A Thousand Kisses: The Letters of Georg and Frieda Lindemeyer 1937-1941

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Bloomsbury, 2006 - Biography & Autobiography - 291 pages
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The Lindemeyers were an affluent, close-knit family living in Dusseldorf, and among a minority of German Christian families of Jewish origin. After the National Socialists came to power in 1933, the Lindemeyers, like all "non-Aryans," began to be discriminated against. Realizing that the climate of the country was increasingly hostile to them, they managed to send their three children to England. As the war began, and the oppression against the Jews intensified, Georg and Frieda tried desperately to move to England themselves. They never succeeded. In 1941, they were sent off to a concentration camp in Minsk where they both died. The letters in this book begin in 1937 when Edith, the first of the children, left home, and end in 1941, on the day George and Frieda were deported to Minsk. They are the letters of any loving parent--full of deep affection, pride, and anxiety. And they are also a testament to the immense courage of the family as they struggled to remain strong, hopeful that they would one day be together again.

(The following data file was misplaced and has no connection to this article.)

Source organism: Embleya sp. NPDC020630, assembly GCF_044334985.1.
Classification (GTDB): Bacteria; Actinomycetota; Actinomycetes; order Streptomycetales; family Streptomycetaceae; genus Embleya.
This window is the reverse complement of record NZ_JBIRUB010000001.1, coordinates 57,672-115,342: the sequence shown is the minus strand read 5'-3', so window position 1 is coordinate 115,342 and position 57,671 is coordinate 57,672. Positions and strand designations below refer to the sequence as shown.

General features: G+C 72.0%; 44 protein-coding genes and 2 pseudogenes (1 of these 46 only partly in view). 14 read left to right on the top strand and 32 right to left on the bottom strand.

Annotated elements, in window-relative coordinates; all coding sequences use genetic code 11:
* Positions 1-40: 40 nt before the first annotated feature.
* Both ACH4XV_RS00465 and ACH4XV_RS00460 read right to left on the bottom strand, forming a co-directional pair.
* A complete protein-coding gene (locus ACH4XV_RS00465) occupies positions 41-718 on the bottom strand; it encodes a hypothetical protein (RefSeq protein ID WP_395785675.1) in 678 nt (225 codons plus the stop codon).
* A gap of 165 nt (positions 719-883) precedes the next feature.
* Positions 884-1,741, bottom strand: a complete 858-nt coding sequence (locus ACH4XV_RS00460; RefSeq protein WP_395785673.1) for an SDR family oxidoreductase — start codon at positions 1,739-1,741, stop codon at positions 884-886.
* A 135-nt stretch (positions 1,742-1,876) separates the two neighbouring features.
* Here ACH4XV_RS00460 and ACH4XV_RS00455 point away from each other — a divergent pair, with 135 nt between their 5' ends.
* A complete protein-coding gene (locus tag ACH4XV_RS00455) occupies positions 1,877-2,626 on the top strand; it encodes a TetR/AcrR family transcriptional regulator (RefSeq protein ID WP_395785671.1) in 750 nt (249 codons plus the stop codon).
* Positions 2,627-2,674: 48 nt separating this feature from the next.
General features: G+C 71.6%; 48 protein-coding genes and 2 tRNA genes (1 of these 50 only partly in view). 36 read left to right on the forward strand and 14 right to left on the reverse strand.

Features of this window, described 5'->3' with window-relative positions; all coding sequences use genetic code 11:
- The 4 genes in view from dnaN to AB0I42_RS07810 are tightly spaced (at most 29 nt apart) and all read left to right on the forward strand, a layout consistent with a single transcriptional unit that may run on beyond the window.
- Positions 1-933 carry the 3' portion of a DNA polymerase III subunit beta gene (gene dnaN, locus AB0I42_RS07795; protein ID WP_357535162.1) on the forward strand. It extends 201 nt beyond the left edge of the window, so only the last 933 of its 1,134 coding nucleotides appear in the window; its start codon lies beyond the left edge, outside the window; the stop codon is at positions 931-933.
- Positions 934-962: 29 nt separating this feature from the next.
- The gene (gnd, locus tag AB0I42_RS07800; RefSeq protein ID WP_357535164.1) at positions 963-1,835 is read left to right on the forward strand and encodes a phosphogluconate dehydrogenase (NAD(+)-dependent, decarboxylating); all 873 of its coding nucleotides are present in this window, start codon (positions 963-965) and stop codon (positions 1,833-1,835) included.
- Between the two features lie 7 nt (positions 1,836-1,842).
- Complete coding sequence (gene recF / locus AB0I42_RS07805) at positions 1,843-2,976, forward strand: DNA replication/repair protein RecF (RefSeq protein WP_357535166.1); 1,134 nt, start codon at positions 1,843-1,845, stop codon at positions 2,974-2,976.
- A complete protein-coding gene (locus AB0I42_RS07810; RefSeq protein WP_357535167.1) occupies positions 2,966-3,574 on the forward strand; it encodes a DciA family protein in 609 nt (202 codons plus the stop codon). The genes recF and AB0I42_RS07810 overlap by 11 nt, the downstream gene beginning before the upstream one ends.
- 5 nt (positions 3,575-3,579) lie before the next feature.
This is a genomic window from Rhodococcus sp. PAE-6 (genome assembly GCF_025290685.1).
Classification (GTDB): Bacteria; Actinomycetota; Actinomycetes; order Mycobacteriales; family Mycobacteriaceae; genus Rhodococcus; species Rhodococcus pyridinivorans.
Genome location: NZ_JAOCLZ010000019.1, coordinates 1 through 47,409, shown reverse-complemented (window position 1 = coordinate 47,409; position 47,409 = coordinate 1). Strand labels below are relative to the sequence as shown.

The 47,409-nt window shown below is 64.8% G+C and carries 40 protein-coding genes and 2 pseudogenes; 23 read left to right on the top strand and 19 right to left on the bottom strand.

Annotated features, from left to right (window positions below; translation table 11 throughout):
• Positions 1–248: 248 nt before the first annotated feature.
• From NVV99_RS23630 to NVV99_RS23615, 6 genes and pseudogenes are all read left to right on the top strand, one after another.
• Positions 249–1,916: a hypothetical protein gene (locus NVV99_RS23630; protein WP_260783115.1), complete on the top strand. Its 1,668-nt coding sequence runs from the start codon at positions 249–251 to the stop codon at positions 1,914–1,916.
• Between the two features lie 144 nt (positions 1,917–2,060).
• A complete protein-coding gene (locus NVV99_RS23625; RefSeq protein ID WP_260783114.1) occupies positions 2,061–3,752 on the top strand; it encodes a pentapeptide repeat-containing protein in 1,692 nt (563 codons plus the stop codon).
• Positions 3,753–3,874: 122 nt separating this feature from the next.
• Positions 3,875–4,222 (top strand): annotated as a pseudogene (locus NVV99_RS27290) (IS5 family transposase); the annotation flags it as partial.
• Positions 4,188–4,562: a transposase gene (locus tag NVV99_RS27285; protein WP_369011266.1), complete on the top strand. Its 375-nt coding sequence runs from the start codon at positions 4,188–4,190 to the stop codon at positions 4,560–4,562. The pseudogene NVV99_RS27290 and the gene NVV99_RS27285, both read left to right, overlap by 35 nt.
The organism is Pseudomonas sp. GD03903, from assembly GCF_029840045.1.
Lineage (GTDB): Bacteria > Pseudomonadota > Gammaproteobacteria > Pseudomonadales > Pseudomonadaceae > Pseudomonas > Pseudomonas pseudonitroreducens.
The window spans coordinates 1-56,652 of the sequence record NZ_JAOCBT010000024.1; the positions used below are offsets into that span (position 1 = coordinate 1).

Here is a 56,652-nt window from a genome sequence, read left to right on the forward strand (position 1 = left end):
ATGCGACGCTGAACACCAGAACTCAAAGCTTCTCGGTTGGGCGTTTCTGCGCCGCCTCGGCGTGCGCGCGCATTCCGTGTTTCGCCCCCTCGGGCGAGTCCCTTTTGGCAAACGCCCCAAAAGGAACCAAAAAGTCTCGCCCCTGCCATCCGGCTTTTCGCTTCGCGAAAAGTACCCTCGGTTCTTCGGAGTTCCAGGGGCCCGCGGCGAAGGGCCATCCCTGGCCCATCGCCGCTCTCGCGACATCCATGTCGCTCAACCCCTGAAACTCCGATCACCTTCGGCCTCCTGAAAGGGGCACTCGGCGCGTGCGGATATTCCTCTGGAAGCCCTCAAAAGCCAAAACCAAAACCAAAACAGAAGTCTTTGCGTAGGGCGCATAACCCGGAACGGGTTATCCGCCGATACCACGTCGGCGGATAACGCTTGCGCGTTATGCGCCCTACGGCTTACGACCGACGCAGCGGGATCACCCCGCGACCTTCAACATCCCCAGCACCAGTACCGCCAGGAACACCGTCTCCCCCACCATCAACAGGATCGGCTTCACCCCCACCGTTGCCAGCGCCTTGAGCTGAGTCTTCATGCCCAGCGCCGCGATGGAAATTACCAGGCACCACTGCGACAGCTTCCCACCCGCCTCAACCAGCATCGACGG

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About the author (2006)

Georg Lindemeyer was born in 1887 in the Rhineland, Germany. He was educated in Bonn and Heidelberg universities and went on to become a successful lawyer in Dusseldorf. He was also a novelist, poet and critic and a scholar of law. Frieda Lindemeyer was born in 1893 in Berlin. She married Georg Lindemeyer in 1915 and had three children with him: Eva Maria, Edith and Wolfgang. The couple were deported by the Nazi government to a concentration camp in Minsk in 1941 and died there.....A Note on the Editor: Dr Christoph Mo is a researcher in the Krupp Historical Archive in Essen. He is a specialist on the German Jews of the National Socialist era. He has written many books and articles on the subject and edited the original, German edition of

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